So, I have a serious question for you- do you believe in zombies? Well, not the rotting face green boney ones from the movies, but actual brain eaters. And one of the most real ones- the Amoeba cell. They can crawl into human's brains through the eyes and nose and and eat it. Creepy, right? Anyway, get ready to learn how these amazing creatures function, are structured, and


Did you know that the way an Amoeba eats is very significant compared to other cells. It slowly slinks over to it's prey and when it's close enough, it wraps its pseudopod (an Amoebas extension of cytoplasm) around its food and slowly consumes it, squeezing it into a small contained space until it suffers to death. Sounds fun? Anyway, Amoebas can be found in fresh water, salt water, and wet soil. And even on rare conditions, they can be found in a pool that is un-cleaned. (¨Amoebas¨- Grolier)So , the structure of an Amoeba plays a significant part in how it eats and where it lives.


Amoebas, believe it or not, are the size of pinheads. That’s pretty big for a cell, but pretty small to a human. They could fit into about a tablespoon of water. Amoebas are also constantly changing shape- which is why they are most commonly perceived as blobs. But no matter what shape they take, they always have bluntly round pseudopods, more commonly known as “lobopods”, which are made of endoplasm and ectoplasm.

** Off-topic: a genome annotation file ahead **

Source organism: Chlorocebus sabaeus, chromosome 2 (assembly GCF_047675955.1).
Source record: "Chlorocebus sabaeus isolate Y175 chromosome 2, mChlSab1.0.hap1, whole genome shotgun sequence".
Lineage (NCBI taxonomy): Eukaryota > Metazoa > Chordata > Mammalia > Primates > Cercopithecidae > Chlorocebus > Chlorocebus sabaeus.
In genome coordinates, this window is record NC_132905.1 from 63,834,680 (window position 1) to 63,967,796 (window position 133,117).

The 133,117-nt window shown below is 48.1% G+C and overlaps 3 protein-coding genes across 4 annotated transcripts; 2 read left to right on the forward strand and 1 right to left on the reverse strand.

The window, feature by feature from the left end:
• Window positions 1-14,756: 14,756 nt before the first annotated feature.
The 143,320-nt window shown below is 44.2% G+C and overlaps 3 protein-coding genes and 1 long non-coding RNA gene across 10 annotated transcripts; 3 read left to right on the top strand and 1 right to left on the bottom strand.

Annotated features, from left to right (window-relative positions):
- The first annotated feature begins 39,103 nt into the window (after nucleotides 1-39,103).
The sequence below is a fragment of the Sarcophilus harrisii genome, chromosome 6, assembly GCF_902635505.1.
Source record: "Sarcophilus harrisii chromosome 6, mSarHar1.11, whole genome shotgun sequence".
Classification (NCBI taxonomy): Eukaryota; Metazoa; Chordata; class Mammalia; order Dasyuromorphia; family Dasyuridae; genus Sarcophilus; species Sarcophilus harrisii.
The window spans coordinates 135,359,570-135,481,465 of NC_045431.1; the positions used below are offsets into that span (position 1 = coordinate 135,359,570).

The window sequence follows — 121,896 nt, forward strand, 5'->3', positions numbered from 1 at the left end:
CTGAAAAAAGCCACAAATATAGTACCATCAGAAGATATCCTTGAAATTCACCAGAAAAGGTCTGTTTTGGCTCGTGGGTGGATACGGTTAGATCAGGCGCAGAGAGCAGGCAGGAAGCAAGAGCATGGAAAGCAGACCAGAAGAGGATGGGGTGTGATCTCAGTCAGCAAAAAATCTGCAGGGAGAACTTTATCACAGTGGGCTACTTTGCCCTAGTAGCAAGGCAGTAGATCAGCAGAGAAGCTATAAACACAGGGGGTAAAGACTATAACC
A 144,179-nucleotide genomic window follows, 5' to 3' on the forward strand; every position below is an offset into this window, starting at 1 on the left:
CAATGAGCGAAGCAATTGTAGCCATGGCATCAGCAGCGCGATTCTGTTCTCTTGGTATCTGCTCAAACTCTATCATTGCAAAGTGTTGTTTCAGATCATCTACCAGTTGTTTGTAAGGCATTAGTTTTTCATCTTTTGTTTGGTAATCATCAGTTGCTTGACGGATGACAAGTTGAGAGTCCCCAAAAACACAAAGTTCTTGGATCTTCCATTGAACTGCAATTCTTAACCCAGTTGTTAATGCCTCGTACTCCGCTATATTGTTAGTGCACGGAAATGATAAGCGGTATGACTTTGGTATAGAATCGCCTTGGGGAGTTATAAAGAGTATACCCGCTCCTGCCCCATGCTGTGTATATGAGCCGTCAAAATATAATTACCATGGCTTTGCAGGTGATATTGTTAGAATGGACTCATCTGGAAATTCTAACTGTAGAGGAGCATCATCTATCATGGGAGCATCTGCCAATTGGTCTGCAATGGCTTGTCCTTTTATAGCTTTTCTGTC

How Amoebas Affect Us

The way that WE are affected by the beings are harsh to- Amoebaś crawl in the nose of the humans, and slowly make their way through their bodies. Once they've reached the brain, they DEVOUR it. Leaving the human to die. Which is considered a tragic death.


So as you can see- Amoebas are very complex creatures. I feel that they are important to know about so we can know the proper ways to protect ourselves from them. Amoebas can create more serious impacts on our lives then it looks like. But if we take proper precautions- they might not be as MUCH trouble as they seem.


Works Cited
“Amebas.”, Accessed 30 Jan. 2017.
“Brain Eating Amoebas.” WebMD, 2005, Accessed 30 Jan. 2017.
McClellan, J. F. “Amoeba.” Grolier Multimedia Encyclopedia. Scholastic Grolier Online, Accessed 30 Jan. 2017.
Padilla, Michael J. Prentice Hall Science Explorer. Teacher’s ed., Needham, Pearson Prentice Hall, 2005.
“Pond Food Chains.” PowerKnowledge Life Science, Rosen Publishing, Accessed 30 Jan. 2017.
“Protozoa.” BrainPOP, Accessed 30 Jan. 2017.